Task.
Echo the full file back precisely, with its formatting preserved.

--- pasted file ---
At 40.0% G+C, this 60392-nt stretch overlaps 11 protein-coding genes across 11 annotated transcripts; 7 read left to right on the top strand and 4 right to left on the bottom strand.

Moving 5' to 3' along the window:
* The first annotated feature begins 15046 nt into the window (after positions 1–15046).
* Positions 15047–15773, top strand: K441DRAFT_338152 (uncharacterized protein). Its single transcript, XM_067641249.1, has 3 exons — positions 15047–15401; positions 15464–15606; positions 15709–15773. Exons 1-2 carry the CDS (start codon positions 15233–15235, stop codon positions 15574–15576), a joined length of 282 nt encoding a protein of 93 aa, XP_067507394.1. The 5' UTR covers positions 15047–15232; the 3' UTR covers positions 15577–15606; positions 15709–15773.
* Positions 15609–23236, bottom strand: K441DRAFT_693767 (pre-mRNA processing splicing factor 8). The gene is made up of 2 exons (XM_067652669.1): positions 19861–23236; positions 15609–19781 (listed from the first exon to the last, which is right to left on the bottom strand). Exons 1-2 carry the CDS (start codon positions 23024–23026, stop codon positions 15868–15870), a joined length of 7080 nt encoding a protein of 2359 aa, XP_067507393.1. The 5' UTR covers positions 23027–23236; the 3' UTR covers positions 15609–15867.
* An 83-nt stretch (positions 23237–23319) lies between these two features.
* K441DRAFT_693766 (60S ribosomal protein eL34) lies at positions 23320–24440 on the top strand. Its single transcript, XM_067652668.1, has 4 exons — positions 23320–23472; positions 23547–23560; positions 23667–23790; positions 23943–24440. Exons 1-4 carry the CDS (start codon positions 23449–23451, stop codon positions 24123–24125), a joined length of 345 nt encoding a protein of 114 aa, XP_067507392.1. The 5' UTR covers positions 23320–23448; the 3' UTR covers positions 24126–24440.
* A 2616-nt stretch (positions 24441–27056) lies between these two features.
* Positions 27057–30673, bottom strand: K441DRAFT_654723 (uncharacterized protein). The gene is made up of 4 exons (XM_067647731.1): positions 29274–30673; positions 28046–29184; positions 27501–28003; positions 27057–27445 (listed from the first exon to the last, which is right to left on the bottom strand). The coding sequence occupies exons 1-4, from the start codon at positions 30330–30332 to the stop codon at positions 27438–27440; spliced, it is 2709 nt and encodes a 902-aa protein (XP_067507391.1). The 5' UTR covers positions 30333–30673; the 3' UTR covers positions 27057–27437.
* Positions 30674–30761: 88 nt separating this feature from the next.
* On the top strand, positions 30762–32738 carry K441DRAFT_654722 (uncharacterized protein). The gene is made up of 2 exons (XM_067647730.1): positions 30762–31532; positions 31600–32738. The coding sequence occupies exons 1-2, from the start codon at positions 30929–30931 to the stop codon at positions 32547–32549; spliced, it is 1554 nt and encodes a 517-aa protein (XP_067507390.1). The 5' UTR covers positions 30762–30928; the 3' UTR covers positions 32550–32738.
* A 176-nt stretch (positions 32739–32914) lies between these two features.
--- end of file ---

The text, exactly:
At 40.0% G+C, this 60392-nt stretch overlaps 11 protein-coding genes across 11 annotated transcripts; 7 read left to right on the top strand and 4 right to left on the bottom strand.

Moving 5' to 3' along the window:
* The first annotated feature begins 15046 nt into the window (after positions 1–15046).
* Positions 15047–15773, top strand: K441DRAFT_338152 (uncharacterized protein). Its single transcript, XM_067641249.1, has 3 exons — positions 15047–15401; positions 15464–15606; positions 15709–15773. Exons 1-2 carry the CDS (start codon positions 15233–15235, stop codon positions 15574–15576), a joined length of 282 nt encoding a protein of 93 aa, XP_067507394.1. The 5' UTR covers positions 15047–15232; the 3' UTR covers positions 15577–15606; positions 15709–15773.
* Positions 15609–23236, bottom strand: K441DRAFT_693767 (pre-mRNA processing splicing factor 8). The gene is made up of 2 exons (XM_067652669.1): positions 19861–23236; positions 15609–19781 (listed from the first exon to the last, which is right to left on the bottom strand). Exons 1-2 carry the CDS (start codon positions 23024–23026, stop codon positions 15868–15870), a joined length of 7080 nt encoding a protein of 2359 aa, XP_067507393.1. The 5' UTR covers positions 23027–23236; the 3' UTR covers positions 15609–15867.
* An 83-nt stretch (positions 23237–23319) lies between these two features.
* K441DRAFT_693766 (60S ribosomal protein eL34) lies at positions 23320–24440 on the top strand. Its single transcript, XM_067652668.1, has 4 exons — positions 23320–23472; positions 23547–23560; positions 23667–23790; positions 23943–24440. Exons 1-4 carry the CDS (start codon positions 23449–23451, stop codon positions 24123–24125), a joined length of 345 nt encoding a protein of 114 aa, XP_067507392.1. The 5' UTR covers positions 23320–23448; the 3' UTR covers positions 24126–24440.
* A 2616-nt stretch (positions 24441–27056) lies between these two features.
* Positions 27057–30673, bottom strand: K441DRAFT_654723 (uncharacterized protein). The gene is made up of 4 exons (XM_067647731.1): positions 29274–30673; positions 28046–29184; positions 27501–28003; positions 27057–27445 (listed from the first exon to the last, which is right to left on the bottom strand). The coding sequence occupies exons 1-4, from the start codon at positions 30330–30332 to the stop codon at positions 27438–27440; spliced, it is 2709 nt and encodes a 902-aa protein (XP_067507391.1). The 5' UTR covers positions 30333–30673; the 3' UTR covers positions 27057–27437.
* Positions 30674–30761: 88 nt separating this feature from the next.
* On the top strand, positions 30762–32738 carry K441DRAFT_654722 (uncharacterized protein). The gene is made up of 2 exons (XM_067647730.1): positions 30762–31532; positions 31600–32738. The coding sequence occupies exons 1-2, from the start codon at positions 30929–30931 to the stop codon at positions 32547–32549; spliced, it is 1554 nt and encodes a 517-aa protein (XP_067507390.1). The 5' UTR covers positions 30762–30928; the 3' UTR covers positions 32550–32738.
* A 176-nt stretch (positions 32739–32914) lies between these two features.